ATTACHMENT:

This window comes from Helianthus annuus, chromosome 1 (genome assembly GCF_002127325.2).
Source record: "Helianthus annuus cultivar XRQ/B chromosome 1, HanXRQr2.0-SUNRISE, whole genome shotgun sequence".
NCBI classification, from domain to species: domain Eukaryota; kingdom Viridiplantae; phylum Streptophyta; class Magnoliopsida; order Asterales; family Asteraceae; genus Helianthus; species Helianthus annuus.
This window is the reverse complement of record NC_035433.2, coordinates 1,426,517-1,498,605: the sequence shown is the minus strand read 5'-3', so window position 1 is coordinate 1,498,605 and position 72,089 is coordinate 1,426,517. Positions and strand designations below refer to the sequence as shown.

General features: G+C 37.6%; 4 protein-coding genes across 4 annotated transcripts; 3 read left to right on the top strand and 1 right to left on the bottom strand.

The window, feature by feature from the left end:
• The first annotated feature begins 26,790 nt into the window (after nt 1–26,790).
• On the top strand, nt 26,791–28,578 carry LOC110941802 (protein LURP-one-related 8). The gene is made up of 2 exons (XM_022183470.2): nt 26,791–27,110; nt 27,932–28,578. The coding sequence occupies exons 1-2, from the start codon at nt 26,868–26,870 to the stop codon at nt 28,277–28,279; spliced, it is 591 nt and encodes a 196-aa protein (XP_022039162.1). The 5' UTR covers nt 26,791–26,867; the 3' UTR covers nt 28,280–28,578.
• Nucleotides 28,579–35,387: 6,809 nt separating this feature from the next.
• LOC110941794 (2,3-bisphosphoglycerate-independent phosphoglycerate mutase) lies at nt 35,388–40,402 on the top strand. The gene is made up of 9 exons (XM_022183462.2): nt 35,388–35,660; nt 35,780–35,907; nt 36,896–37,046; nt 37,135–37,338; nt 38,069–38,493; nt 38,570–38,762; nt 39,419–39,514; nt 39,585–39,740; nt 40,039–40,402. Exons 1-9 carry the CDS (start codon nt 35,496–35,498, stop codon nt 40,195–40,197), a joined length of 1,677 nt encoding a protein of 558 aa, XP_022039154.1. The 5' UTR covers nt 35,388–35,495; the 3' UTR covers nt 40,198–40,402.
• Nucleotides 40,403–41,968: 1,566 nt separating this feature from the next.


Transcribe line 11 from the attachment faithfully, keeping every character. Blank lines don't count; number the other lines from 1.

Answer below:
• Nucleotides 40,403–41,968: 1,566 nt separating this feature from the next.